Escuela Nacional Cubana de Ballet No. 9, Havana, Cuba, 2017.
Chromogenic Print. Edition of 3: ​​​​​​​36” x 24”
A marble and plaster staircase on the northern end leads guests toward the ornate gilded ceiling. This Neoclassical building was once a private mansion, a display of wealth and cultured taste. Now the building is foundational for shaping culture itself.
The Acute Charm of Ruin & Development, Building 3.4 (La Habana Vieja), Havana, Cuba, 2017.
Chromogenic Print. Edition of 3: ​​​​​​​24” x 36”
On the second floor of an Old Havana building, a grand cavernous space is empty of traces of its function. It is sublime, uncanny, and a canvas for imagined futures that both may and may never happen.
The Acute Charm of Ruin & Development, Building 2.4 (Calle Amargura), Havana, Cuba, 2017.
Chromogenic Print. Edition of 3: ​​​​​​​24” x 36”
What strikes me most powerfully: These were beautiful buildings, built of beautiful material and with a sensitive aesthetic eye. Their beauty lasts even through decay, not because of decay. Another word for this is romance.
The Acute Charm of Ruin & Development, Building 1.17 (Malecón), Havana, Cuba, 2017.
Chromogenic Print. Edition of 3: ​​​​​​​24” x 36”
A boy who lives in a decrepit building along the Malécon gives a paid tour, delicately holding my fingers when we climb or descend the marble staircases crumbling into nothing but precarious toeholds.
The Acute Charm of Ruin & Development, Building 7.2 (Malecón), Havana, Cuba, 2017.
Chromogenic Print. Edition of 3: ​​​​​​​36” x 24”
Inside these rotting structures of Havana, including ones with missing walls, pitted floors, and ceilings open to the elements, communities live. They play music, they laugh here. Kids play. When I climb to the second floor of the building once decorated throughout with mosaic-paintings of Venice, a young boy calls into an apartment. Children pour out. They dance, they pose, they scream and giggle. We have a mini shoot. They know their moves. The ways of Pop are an international language.
The Acute Charm of Ruin & Development, #5 (San Lazaro), Havana, Cuba, 2017.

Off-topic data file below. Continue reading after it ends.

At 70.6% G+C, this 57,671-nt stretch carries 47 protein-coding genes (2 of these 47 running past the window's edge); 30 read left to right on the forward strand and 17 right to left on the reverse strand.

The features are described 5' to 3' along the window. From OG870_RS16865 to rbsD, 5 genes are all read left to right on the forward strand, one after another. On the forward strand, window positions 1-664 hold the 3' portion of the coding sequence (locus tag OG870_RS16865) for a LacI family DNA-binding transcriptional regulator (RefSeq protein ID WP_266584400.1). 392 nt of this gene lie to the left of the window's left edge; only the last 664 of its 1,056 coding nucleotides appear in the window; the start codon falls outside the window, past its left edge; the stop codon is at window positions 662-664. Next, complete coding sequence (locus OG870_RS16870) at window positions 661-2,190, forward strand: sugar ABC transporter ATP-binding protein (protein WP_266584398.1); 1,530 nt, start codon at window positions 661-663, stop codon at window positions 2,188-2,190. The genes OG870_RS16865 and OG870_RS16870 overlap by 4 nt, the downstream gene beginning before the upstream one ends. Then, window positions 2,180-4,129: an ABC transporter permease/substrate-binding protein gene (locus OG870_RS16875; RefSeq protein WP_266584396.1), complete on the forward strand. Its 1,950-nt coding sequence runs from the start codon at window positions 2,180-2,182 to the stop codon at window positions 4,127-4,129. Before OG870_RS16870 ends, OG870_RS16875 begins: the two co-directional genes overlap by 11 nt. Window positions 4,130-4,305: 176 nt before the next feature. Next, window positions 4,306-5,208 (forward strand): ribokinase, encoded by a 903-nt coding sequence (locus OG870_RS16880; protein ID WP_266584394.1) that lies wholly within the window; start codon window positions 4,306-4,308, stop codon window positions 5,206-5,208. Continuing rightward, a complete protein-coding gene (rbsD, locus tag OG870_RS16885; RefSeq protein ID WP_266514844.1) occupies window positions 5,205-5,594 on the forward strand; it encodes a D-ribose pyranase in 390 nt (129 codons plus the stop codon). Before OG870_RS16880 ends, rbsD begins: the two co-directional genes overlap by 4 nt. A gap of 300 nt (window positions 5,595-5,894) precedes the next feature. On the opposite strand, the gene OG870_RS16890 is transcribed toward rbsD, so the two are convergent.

Chromogenic Print. Edition of 3: 36” x 24”
Buildings crumble every day in Havana, with most left standing as-is. What appears, and is, ruined, however, fuels infrastructure recycling in a time of limited physical resources. People from the neighborhood, and from outside it, come in when a building is on the edge of collapse. They strip the premises right down to sheering off the face. What is left hovers between dilapidation and a state of having been cleansed. It is frighteningly charming to an eye groomed in neoclassical ruin paintings of Pompeii and other mythic sites.
The Acute Charm of Ruin & Development, #3 (Malecón), Havana, Cuba, 2017.
Chromogenic Print. Edition of 3: 36” x 24”
This plot of land is one of the few spots in the old city replete with unauthorized trash. It’s a sight that feels portent in Havana, where people normally display communal pride in a commitment to cleanliness in all places. That this plot occupies desirable real estate right on the Malecón, the famed ocean-front boulevard, seems relevant; it is here that the tenants of crumbling buildings feel abjectly abandoned by their government.
The Acute Charm of Ruin & Development, #1 (Plaza Vieja), Havana, Cuba, 2017.
Chromogenic Print. Edition of 3: 36” x 24”
An ornate landmark façade dominates a collection of bourgeois restaurants, cafés, and shops in the Plaza Vieja. Its front windows open to the sky behind, the interior and back walls knocked out in the tradition of developers gutting structures in districts enticing to tourists. Usually in Havana these buildings are deeply decayed, even rotting; when renewed, they will lodge none of their old inhabitants, whether familial or commercial.
The Acute Charm of Ruin & Development, #20 (Calle O'Reilly), Havana, Cuba, 2017.
Chromogenic Print. Edition of 3: 36” x 24”
In Old Havana, everyday existence (Life) and ever-growing tourism (Art) commingle.
The Acute Charm of Ruin & Development, #17 (San Lazaro), Havana, Cuba, 2017.
Chromogenic Print. Edition of 3: 36” x 24”
Central Havana is awash in entrepreneurs, especially the proprietors and proprietresses of casas particulaires, state-sanctioned (so taxed) guesthouses for tourists. With this income, homeowners can renovate and develop new spaces—like my own host is doing, building a self-contained apartment within his building. These restored, often freshly plastered and painted, structures remain contiguous with the elements of ruin, sometimes even ruins of a neoclassical origin aesthetically, like here on the right-hand edge of the building. A broken arch decorated with classical designs leads to a back alley and doorways out of sight.